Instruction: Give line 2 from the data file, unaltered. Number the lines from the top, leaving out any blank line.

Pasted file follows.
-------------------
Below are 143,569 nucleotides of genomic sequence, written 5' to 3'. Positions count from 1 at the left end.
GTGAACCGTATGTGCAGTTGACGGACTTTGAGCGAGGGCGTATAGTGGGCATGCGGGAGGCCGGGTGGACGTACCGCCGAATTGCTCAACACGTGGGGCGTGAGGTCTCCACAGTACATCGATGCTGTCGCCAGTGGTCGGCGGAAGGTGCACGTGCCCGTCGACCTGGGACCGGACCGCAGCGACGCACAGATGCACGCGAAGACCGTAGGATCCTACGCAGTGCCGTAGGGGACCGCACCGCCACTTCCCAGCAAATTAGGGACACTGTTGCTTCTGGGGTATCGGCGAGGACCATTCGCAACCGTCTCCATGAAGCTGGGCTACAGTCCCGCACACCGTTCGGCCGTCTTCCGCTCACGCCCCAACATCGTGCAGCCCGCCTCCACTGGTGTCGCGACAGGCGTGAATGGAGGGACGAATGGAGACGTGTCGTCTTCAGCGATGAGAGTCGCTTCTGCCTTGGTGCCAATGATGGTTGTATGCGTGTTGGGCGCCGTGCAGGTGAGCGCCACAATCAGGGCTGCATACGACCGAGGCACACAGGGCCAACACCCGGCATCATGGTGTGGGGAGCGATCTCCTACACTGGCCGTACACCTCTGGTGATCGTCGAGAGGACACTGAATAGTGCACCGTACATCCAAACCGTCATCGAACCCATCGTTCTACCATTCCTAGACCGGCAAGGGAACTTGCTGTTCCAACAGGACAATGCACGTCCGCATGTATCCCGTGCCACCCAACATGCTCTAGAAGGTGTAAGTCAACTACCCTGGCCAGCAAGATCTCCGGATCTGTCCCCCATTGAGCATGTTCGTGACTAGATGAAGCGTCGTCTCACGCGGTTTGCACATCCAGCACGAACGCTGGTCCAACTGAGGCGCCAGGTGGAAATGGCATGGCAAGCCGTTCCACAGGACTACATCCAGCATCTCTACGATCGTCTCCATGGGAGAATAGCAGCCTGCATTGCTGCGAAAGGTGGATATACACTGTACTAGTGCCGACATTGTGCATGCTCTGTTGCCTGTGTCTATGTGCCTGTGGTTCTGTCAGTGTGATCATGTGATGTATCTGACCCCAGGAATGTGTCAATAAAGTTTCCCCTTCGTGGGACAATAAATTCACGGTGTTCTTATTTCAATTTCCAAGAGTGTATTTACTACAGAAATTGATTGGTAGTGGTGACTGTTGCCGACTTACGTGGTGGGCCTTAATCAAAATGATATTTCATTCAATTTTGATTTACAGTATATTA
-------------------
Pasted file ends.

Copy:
GTGAACCGTATGTGCAGTTGACGGACTTTGAGCGAGGGCGTATAGTGGGCATGCGGGAGGCCGGGTGGACGTACCGCCGAATTGCTCAACACGTGGGGCGTGAGGTCTCCACAGTACATCGATGCTGTCGCCAGTGGTCGGCGGAAGGTGCACGTGCCCGTCGACCTGGGACCGGACCGCAGCGACGCACAGATGCACGCGAAGACCGTAGGATCCTACGCAGTGCCGTAGGGGACCGCACCGCCACTTCCCAGCAAATTAGGGACACTGTTGCTTCTGGGGTATCGGCGAGGACCATTCGCAACCGTCTCCATGAAGCTGGGCTACAGTCCCGCACACCGTTCGGCCGTCTTCCGCTCACGCCCCAACATCGTGCAGCCCGCCTCCACTGGTGTCGCGACAGGCGTGAATGGAGGGACGAATGGAGACGTGTCGTCTTCAGCGATGAGAGTCGCTTCTGCCTTGGTGCCAATGATGGTTGTATGCGTGTTGGGCGCCGTGCAGGTGAGCGCCACAATCAGGGCTGCATACGACCGAGGCACACAGGGCCAACACCCGGCATCATGGTGTGGGGAGCGATCTCCTACACTGGCCGTACACCTCTGGTGATCGTCGAGAGGACACTGAATAGTGCACCGTACATCCAAACCGTCATCGAACCCATCGTTCTACCATTCCTAGACCGGCAAGGGAACTTGCTGTTCCAACAGGACAATGCACGTCCGCATGTATCCCGTGCCACCCAACATGCTCTAGAAGGTGTAAGTCAACTACCCTGGCCAGCAAGATCTCCGGATCTGTCCCCCATTGAGCATGTTCGTGACTAGATGAAGCGTCGTCTCACGCGGTTTGCACATCCAGCACGAACGCTGGTCCAACTGAGGCGCCAGGTGGAAATGGCATGGCAAGCCGTTCCACAGGACTACATCCAGCATCTCTACGATCGTCTCCATGGGAGAATAGCAGCCTGCATTGCTGCGAAAGGTGGATATACACTGTACTAGTGCCGACATTGTGCATGCTCTGTTGCCTGTGTCTATGTGCCTGTGGTTCTGTCAGTGTGATCATGTGATGTATCTGACCCCAGGAATGTGTCAATAAAGTTTCCCCTTCGTGGGACAATAAATTCACGGTGTTCTTATTTCAATTTCCAAGAGTGTATTTACTACAGAAATTGATTGGTAGTGGTGACTGTTGCCGACTTACGTGGTGGGCCTTAATCAAAATGATATTTCATTCAATTTTGATTTACAGTATATTA